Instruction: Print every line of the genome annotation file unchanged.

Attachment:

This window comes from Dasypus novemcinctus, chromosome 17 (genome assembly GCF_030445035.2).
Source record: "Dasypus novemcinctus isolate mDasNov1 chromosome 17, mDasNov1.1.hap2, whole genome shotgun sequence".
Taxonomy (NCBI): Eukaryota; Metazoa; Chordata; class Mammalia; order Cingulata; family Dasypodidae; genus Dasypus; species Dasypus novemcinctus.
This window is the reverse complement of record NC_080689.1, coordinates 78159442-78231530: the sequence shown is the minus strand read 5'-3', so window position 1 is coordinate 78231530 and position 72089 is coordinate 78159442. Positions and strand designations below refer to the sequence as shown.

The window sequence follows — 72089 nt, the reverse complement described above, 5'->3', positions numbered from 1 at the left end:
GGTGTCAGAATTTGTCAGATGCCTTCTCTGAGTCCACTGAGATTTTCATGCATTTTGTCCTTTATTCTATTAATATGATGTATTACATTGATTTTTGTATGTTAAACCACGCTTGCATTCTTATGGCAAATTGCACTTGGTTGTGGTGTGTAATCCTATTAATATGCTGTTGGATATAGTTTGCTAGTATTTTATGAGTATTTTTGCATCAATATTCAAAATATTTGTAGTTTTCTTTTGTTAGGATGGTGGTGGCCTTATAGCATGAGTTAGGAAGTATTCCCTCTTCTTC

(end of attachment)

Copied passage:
This window comes from Dasypus novemcinctus, chromosome 17 (genome assembly GCF_030445035.2).
Source record: "Dasypus novemcinctus isolate mDasNov1 chromosome 17, mDasNov1.1.hap2, whole genome shotgun sequence".
Taxonomy (NCBI): Eukaryota; Metazoa; Chordata; class Mammalia; order Cingulata; family Dasypodidae; genus Dasypus; species Dasypus novemcinctus.
This window is the reverse complement of record NC_080689.1, coordinates 78159442-78231530: the sequence shown is the minus strand read 5'-3', so window position 1 is coordinate 78231530 and position 72089 is coordinate 78159442. Positions and strand designations below refer to the sequence as shown.

The window sequence follows — 72089 nt, the reverse complement described above, 5'->3', positions numbered from 1 at the left end:
GGTGTCAGAATTTGTCAGATGCCTTCTCTGAGTCCACTGAGATTTTCATGCATTTTGTCCTTTATTCTATTAATATGATGTATTACATTGATTTTTGTATGTTAAACCACGCTTGCATTCTTATGGCAAATTGCACTTGGTTGTGGTGTGTAATCCTATTAATATGCTGTTGGATATAGTTTGCTAGTATTTTATGAGTATTTTTGCATCAATATTCAAAATATTTGTAGTTTTCTTTTGTTAGGATGGTGGTGGCCTTATAGCATGAGTTAGGAAGTATTCCCTCTTCTTC